Tuesday, October 04, 2005
And Now, Your Obligatory Playoff Predictions!
Boston 3, Chicago 1
This is perhaps the most deceptively lop-sided matchup of the playoffs. Sure, the White Sox got here with good pitching, and good pitching supposedly always beats good hitting in the postseason, but would you feel confident with Jon Garland going against Manny, Papi, Jesus Damon, et al.? Yeah, didn’t think so.
The White Sox are sort of a sympathetic pick because of their long history of playoff misery (their championship drought dates back even longer than Boston’s did before last season!), but they played like an also-ran in the second half of the season after devastating the AL in the first half. The Red Soxs’ pitching has been crummy all year, but that’s going to be more of an issue against a team like the Angels or the Yanks, not one with an offense as piddling as the Chicago’s. The Pale Hose may get good marks from the old-timer baseball types for their hustle and their ability to “manufacture runs”, or some such, but when they’re down 8-3 for the third time in the series it’s going to take more than Scott Podsednik’s magic legs and Ozzie Guillen’s maniacal frothing to save them. Prediction: Kenny Williams is really going to be missing Carlos Lee by the end of this series.
Just a curio: This is the first time ever that the two Sox teams have met in the playoffs, although I guess that really shouldn’t come as much of a surprise since the Whites have made the postseason exactly four times since divisional play was introduced in 1969.
Angels 3, Yankees 2
This is going to be a helluva series, complete with star power on both sides and that extra-added ingredient known as anti-Yankeeism. Vlad vs. Arod? L.A. vs. N.Y.? I mean, isn’t this what playoff baseball is all about?
The Yankees have huge questions with their starting pitching, but they have the offense and the bullpen to make up for it. The Angels, on the other hand, have an equally frightening bullpen and solid starting pitching to make up for their fairly poor lineup. The Halos’ starters are a tad overrated, but what does overrated even mean when the other team is countering Bartolo Colon and John Lackey with Aaron Small and Jaret Wright? The Yanks should push it to five games regardless, but the only way I see them winning is if Randy Johnson can start two games. The Halos should squeak by based solely on the strength of their superior starting pitching and their home field advantage (courtesy of Buck Schowalter), but this should easily be the most exciting LDS.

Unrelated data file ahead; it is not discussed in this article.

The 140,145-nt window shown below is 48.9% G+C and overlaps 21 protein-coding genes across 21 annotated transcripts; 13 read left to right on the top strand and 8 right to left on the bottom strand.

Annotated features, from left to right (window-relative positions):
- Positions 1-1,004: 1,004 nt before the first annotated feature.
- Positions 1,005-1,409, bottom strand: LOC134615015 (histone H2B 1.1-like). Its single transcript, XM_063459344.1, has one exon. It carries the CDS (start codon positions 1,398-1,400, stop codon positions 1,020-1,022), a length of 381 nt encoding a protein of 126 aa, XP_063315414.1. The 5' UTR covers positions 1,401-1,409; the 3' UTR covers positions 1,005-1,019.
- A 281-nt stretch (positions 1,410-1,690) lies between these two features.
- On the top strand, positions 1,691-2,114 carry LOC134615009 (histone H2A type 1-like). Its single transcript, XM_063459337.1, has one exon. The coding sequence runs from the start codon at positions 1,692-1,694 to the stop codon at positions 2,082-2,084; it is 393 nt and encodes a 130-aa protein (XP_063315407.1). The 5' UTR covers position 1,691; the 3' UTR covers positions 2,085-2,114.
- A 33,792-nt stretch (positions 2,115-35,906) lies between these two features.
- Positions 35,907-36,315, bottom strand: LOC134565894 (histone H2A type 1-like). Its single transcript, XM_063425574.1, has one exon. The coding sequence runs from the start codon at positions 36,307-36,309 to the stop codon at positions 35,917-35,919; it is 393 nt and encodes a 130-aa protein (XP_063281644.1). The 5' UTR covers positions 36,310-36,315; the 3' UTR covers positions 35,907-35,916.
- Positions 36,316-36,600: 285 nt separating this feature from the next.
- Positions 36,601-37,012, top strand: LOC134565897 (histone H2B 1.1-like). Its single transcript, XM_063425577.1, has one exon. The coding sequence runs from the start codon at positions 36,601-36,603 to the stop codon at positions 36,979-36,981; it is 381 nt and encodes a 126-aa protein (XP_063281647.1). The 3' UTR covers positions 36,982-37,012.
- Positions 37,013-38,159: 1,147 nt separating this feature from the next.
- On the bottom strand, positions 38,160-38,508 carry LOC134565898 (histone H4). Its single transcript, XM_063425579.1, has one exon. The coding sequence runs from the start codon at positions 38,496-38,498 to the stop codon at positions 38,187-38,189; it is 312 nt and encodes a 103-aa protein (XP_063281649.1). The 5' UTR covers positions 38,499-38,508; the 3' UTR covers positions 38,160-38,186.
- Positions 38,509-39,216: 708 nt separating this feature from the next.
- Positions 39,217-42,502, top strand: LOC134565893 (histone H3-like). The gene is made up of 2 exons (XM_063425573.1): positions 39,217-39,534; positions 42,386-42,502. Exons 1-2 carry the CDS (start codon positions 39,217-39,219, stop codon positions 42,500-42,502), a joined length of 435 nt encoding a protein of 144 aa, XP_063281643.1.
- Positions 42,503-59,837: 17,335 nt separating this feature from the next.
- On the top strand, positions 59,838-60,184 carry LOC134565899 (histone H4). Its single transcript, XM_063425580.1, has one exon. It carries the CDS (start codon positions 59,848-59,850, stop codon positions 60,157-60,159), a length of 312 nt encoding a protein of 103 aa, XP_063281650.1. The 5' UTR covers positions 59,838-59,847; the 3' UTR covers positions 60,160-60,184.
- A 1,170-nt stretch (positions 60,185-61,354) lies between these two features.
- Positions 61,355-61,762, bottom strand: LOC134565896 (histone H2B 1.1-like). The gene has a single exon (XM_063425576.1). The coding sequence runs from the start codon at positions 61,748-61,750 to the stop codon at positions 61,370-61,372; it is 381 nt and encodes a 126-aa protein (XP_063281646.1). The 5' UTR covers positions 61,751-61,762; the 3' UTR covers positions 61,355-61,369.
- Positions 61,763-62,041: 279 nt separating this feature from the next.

Astros 3, Braves 2
This series looks like kind of a toss-up, until we realize it’s the Braves we’re talking about here. As is well-documented, the Braves and the first round of the playoffs go together about as well as Michael Rapaport and well-timed comedy. The last time the Bravos missed the playoffs, Arnold Scwarzenegger was kicking ass in T2 instead of looking like an ass in California politics, and George W. Bush was busy fucking up baseball organizations instead of world powers. However, in that time Ted’s boys have won just one championship, in 1995. The rest of the time, thanks to assorted Lonnie Smiths, Brad Clontzes, and Russ Ortizezes, they’ve dropped the ball more times than the 40-Year-Old Virgin.
Whatever the Braves’ recent postseason trauma, this should be a good series, featuring some great, great pitching. Facing the Astros’ Cy Young-caliber trinity of Roger Clemens, Andy Pettite, and Roy Oswalt has to be a terrifying proposition to any opposing team in a short series. The Braves counter with their own terrific trio: Tim Hudson, John Smoltz, and the latest Leo Mazzone pseudo-miracle, Jorge Sosa. There won’t be too much hitting going on, but there should still be some fun baseball in the kind of matchup that usually features close and late nail-biters inexplicably being decided by guys like Pete Orr and Jose Vizcaino.
Cardinals 3, Padres 0
In the next day or so, whether it be over the airwaves or on the written page, you may run into some overzealous commentators insisting that the Padres are a dangerous team fully capable of upsetting an overconfident Cardinal team. Don’t buy it. The Pads are a team that floated Gump-like into the playoffs, and their 82-80 record looks considerably worse when you consider that they’d be lucky to win 75 games if they played in any other division in the majors. They’re not a group of red-asses riding a hot streak like the 1973 Mets, and they’re not a team with a fluky home-field advantage like the 1987 Twins. They’re just a bad team playing in a horrid division.
Meanwhile, the Cards are the class of the National League. They have no glaring weaknesses, and are as well-rounded as any team in the playoffs. They have the same strong lineup, strong bullpen, and the absolute best five man rotation in baseball. When Mark Mulder is your least consistent starter, you know you’ve got it made.
The Pads aren’t going to get demolished, but I doubt they’ll make it particularly interesting. They could even steal a game that Jake Peavy starts, but the Cards look like a good bet to sleepwalk right through this series in preparation for the NLCS.